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Understanding Employer Negligence & Workers’ Compensation

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St. Louis workers’ compensation attorneys

Understanding the role of employer negligence in workers’ compensation claims is critical before taking action. Here’s what you need to know

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The Relationship Between Employer Negligence & Workers’ Compensation

Have you recently been seriously hurt while at work? Well, you owe it to yourself to keep reading. A workplace injury can be something simple like slipping on a wet floor or something complex such as being injured by a machine. U.S. laws are designed to protect all injured workers and their families and offer them full compensation where necessary.

Employer negligence is a concept often used in worker compensation cases that every employee needs to familiarize themselves with. The term describes an entity or person that fails to act reasonably, given the circumstance. It can stem from no action or incorrect action at the workplace.

In negligence claims, the claimant must prove the following elements:

  • That the defendant (that is, the employer) had the duty to care to make sure the working environment was conducive and safe
  • That the duty to care was breached
  • That the employee was injured as a result of the breach
  • That the injury to the plaintiff was a reasonably foreseeable consequence of the breach

 

Types of Employer Negligence With Examples

The following are examples of types of employer negligence.

 

Negligent Hiring

Employers should screen people who, when hired, may pose a threat of injury to other employees and the workplace. For instance, a company hires a person without performing background checks for criminal records such as drug crimes, assault, and battery. It will be considered the employer’s negligence for not checking up on the person.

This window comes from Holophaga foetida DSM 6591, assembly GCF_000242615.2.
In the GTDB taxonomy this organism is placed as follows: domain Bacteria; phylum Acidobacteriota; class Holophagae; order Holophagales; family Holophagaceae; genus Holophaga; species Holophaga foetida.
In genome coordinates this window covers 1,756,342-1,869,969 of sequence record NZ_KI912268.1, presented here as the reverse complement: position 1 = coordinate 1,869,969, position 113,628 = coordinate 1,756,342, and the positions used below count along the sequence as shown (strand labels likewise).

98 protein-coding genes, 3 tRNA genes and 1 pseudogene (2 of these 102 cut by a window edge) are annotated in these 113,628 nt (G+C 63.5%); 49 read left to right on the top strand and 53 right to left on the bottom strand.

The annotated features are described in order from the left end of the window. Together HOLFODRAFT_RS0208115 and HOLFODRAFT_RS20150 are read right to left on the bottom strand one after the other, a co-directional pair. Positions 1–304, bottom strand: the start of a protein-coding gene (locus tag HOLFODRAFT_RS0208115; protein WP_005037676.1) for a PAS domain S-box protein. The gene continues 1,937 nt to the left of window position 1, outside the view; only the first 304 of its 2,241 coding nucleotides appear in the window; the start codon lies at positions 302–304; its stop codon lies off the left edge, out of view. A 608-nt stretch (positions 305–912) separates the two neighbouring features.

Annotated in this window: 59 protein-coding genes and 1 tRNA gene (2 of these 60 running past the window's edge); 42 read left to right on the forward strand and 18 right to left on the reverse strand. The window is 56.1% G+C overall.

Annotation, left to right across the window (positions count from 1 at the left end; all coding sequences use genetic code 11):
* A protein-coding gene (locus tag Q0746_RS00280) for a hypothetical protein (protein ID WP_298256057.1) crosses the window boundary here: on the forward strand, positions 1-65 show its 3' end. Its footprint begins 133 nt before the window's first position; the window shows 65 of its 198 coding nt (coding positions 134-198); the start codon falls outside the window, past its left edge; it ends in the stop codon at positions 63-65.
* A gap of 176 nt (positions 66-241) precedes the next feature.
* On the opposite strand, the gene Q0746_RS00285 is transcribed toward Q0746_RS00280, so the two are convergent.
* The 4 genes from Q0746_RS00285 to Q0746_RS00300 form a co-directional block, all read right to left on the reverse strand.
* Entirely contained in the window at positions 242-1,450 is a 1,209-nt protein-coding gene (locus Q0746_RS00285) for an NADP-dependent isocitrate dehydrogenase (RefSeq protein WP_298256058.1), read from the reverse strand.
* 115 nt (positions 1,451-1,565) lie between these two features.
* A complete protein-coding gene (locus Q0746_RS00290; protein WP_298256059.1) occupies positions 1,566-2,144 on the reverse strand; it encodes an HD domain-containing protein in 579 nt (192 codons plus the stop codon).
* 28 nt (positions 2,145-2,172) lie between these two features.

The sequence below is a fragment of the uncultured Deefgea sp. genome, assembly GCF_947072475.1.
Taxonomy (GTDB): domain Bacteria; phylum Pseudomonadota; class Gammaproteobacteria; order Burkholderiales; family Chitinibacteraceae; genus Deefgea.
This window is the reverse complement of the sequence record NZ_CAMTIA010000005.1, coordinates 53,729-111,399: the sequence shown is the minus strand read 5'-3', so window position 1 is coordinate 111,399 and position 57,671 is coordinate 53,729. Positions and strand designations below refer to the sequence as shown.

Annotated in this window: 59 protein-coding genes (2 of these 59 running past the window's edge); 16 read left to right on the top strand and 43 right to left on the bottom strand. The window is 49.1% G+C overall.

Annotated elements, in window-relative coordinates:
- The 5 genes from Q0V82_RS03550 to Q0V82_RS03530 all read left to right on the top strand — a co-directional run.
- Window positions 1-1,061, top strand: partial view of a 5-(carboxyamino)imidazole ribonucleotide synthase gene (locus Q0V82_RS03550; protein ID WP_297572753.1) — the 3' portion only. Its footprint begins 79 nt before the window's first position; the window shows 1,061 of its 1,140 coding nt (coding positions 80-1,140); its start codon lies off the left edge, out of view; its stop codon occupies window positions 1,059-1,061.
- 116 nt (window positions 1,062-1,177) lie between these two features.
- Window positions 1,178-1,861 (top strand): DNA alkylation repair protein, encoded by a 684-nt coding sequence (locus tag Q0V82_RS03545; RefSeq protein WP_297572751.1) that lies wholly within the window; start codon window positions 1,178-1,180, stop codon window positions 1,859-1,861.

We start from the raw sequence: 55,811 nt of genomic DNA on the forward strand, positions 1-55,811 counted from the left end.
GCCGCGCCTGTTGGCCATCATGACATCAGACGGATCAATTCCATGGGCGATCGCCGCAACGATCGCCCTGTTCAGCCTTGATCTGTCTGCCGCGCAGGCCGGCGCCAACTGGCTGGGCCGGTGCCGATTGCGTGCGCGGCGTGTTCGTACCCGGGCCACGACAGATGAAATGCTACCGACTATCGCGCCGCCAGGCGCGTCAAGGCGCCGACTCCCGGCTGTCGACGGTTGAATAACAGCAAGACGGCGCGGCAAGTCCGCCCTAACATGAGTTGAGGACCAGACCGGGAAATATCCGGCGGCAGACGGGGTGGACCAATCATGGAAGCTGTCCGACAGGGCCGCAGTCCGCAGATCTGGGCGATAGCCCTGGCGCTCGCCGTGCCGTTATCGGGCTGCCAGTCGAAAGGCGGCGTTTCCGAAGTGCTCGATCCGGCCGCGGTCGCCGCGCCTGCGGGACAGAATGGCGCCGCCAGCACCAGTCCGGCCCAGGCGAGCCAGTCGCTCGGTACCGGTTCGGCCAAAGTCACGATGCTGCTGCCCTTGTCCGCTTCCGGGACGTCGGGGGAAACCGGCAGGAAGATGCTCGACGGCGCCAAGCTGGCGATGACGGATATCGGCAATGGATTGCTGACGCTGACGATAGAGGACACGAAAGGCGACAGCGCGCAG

Also, the employer should hire employees with adequate knowledge and licenses to do specific jobs, like operating heavy machinery. If an employee is hired to operate heavy machinery but doesn’t have the appropriate training to do so, and another coworker is injured, the employer could be held responsible. The injured employee could sue their employer and seek compensation for damages and suffered injuries.

The Relationship Between Employer Negligence Workers Compensation

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Negligent Retention

If an employer becomes aware of the problem with an employee but fails to act, it can be considered negligence for not protecting other employees. For instance, an employer who doesn’t investigate, discipline, or eventually terminate an employee who harasses others can be liable for negligent retention.

Negligent Training

This entails an employer’s failure to properly train the employees on how to handle different situations that may arise at work. Sometimes, an employer fails to provide crucial information regarding using the equipment necessary to perform various tasks or about securing the facility or guarding the property. For example, when an employer fails to train employees at a warehouse on how to use a forklift, it may result in an employee getting a workplace-related injury.

Negligence to provide appropriate education or training may result in an employee suffering a serious injury or injuring a coworker. Claims of negligent training can be considered a variation of negligent supervision claims.

Negligent Supervision

This occurs due to an employer’s failure to reasonably control or even monitor the actions taken by the employees. An employee can argue that poor supervision by the employer allowed another employee to cause personal injury. Claims of negligent supervision are frequent in jobs that involve operating machinery or manual labor.